azeotropic distillation


Also found in: Wikipedia.

azeotropic distillation

[¦āz·ē·a‚trō·pik ‚dis·tə′lā·shən]
(chemical engineering)
A process by which a liquid mixture is separated into pure components with the help of an additional substance or solvent.

Azeotropic distillation

Any of several processes by which liquid mixtures containing azeotropes may be separated into their pure components with the aid of an additional substance (called the entrainer, the solvent, or the mass separating agent) to facilitate the distillation. Distillation is a separation technique that exploits the fact that when a liquid is partially vaporized the compositions of the two phases are different. By separating the phases, and repeating the procedure, it is often possible to separate the original mixture completely. However, many mixtures exhibit special states, known as azeotropes, at which the composition, temperature, and pressure of the liquid phase become equal to those of the vapor phase. Thus, further separation by conventional distillation is no longer possible. By adding a carefully selected entrainer to the mixture, it is often possible to “break” the azeotrope and thereby achieve the desired separation.

Entrainers fall into at least four distinct categories that may be identified by the way in which they make the separation possible. These categories are: (1) liquid entrainers that do not induce liquid-phase separation, used in homogeneous azeotropic distillations, of which classical extractive distillation is a special case; (2) liquid entrainers that do induce a liquid-phase separation, used in heterogeneous azeotropic distillations; (3) entrainers that react with one of the components; and (4) entrainers that dissociate ionically, that is, salts. See Salt-effect distillation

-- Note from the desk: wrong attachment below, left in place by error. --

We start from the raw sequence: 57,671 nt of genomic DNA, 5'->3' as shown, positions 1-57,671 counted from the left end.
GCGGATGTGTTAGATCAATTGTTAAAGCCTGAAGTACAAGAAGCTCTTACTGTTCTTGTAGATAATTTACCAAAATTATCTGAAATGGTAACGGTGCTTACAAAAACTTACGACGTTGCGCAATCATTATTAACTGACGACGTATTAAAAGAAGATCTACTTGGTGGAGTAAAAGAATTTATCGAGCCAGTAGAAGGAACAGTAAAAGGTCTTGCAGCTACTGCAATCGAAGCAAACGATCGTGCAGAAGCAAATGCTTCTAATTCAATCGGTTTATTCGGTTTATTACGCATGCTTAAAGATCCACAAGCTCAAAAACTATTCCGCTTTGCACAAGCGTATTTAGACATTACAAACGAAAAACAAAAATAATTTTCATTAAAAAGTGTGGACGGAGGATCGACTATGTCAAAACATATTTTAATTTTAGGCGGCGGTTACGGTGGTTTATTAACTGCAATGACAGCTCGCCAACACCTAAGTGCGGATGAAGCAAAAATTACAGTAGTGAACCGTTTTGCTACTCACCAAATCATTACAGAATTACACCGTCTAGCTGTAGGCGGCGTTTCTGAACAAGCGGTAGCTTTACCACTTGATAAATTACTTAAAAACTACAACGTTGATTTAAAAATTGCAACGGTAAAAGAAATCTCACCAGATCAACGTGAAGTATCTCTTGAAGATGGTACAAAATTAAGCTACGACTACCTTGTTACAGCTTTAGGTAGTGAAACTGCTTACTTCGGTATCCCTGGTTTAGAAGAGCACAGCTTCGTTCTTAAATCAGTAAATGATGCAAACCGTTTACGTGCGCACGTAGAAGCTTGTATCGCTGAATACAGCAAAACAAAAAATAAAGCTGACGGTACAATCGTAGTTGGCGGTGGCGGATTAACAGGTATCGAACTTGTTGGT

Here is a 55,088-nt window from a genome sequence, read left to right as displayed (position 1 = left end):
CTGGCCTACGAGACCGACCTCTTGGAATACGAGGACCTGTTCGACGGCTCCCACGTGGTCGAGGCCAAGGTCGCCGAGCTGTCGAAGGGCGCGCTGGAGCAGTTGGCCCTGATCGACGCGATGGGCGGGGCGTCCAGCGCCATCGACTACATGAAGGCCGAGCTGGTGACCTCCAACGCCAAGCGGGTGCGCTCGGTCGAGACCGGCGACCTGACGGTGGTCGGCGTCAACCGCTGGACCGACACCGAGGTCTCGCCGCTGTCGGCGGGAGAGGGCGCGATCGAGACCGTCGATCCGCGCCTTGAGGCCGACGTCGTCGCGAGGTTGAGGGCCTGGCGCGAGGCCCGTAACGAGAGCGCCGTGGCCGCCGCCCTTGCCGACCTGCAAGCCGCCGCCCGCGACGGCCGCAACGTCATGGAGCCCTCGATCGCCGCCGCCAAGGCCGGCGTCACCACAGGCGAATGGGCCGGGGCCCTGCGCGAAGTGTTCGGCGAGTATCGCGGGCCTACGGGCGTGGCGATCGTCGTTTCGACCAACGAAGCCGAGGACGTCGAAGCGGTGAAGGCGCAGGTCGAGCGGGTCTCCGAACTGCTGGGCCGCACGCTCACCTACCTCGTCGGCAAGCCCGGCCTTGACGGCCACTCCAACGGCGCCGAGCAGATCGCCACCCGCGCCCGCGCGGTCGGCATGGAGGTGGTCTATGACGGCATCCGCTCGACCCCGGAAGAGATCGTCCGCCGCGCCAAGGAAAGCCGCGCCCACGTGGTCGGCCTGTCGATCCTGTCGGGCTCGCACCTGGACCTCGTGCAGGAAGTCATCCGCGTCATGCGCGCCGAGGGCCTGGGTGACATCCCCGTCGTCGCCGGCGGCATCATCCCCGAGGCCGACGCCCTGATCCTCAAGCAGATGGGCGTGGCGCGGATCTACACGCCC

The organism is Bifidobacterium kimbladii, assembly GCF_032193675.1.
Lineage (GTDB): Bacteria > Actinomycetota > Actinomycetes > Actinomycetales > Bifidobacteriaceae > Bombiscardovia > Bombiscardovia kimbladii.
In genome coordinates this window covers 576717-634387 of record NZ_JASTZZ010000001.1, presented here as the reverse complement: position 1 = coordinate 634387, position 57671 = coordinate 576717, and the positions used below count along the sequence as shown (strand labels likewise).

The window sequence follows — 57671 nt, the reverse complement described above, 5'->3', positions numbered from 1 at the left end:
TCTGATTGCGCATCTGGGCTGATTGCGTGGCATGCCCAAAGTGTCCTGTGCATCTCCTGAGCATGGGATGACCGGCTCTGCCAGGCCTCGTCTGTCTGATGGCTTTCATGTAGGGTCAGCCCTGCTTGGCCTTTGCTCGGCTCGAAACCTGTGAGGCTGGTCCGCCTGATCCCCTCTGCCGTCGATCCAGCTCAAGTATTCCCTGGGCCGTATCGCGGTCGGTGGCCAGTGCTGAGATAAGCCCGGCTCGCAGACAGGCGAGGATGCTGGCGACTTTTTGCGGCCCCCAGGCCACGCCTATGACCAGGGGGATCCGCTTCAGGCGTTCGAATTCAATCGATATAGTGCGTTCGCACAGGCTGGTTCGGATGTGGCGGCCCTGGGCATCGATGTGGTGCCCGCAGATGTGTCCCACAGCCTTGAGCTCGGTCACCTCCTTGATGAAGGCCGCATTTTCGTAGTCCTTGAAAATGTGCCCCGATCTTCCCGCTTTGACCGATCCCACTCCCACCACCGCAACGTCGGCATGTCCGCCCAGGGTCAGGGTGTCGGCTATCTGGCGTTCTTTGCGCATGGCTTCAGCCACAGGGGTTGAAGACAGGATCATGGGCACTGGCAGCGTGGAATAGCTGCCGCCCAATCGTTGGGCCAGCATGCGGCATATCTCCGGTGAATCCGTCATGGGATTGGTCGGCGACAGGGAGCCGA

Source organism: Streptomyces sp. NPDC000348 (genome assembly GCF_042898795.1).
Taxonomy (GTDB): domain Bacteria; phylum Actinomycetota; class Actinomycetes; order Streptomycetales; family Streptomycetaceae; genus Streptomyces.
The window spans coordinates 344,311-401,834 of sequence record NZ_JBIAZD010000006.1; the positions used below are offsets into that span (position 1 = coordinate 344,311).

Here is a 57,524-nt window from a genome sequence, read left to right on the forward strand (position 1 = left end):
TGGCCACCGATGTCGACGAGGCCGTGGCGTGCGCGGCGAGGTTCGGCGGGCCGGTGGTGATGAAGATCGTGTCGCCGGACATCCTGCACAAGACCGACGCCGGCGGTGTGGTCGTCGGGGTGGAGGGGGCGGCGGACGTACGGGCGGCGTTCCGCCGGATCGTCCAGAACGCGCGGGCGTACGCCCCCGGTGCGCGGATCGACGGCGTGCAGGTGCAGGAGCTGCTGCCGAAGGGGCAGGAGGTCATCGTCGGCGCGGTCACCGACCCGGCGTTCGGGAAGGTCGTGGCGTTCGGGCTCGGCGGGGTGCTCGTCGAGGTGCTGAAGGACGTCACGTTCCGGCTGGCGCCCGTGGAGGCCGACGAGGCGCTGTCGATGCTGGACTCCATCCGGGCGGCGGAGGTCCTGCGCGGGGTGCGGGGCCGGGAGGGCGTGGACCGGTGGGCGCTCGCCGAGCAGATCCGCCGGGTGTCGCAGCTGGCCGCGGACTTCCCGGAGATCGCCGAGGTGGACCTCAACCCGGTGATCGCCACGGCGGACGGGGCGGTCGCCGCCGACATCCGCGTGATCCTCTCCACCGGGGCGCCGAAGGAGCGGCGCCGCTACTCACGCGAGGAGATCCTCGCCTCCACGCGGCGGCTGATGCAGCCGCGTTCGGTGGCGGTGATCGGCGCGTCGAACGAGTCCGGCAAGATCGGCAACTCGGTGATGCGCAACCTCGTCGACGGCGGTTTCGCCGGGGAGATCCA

Within each of these categories, not all entrainers will make the separation possible, that is, not all entrainers will break the azeotrope. In order to determine whether a given entrainer is feasible, a schematic representation known as a residue curve map for a mixture undergoing simple distillation is created. The path of liquid compositions starting from some initial point is the residue curve. The collection of all such curves for a given mixture is known as a residue curve map (see illustration). These maps contain exactly the same information as the corresponding phase diagram for the mixture, but they represent it in such a way that it is more useful for understanding and designing distillation systems.

Schematic representation of the residue curve maps for ternary mixtures with one minimum- boiling binary azeotropeenlarge picture
Schematic representation of the residue curve maps for ternary mixtures with one minimum- boiling binary azeotrope

Mixtures that do not contain azeotropes have residue curve maps that all look the same. The presence of even one binary azeotrope destroys the structure. If the mixture contains a single minimum-boiling binary azeotrope, three residue curve maps are possible, depending on whether the azeotrope is between the lowest- and highest-boiling components, between the intermediate- and highest-boiling components, or between the intermediate- and lowest-boiling components.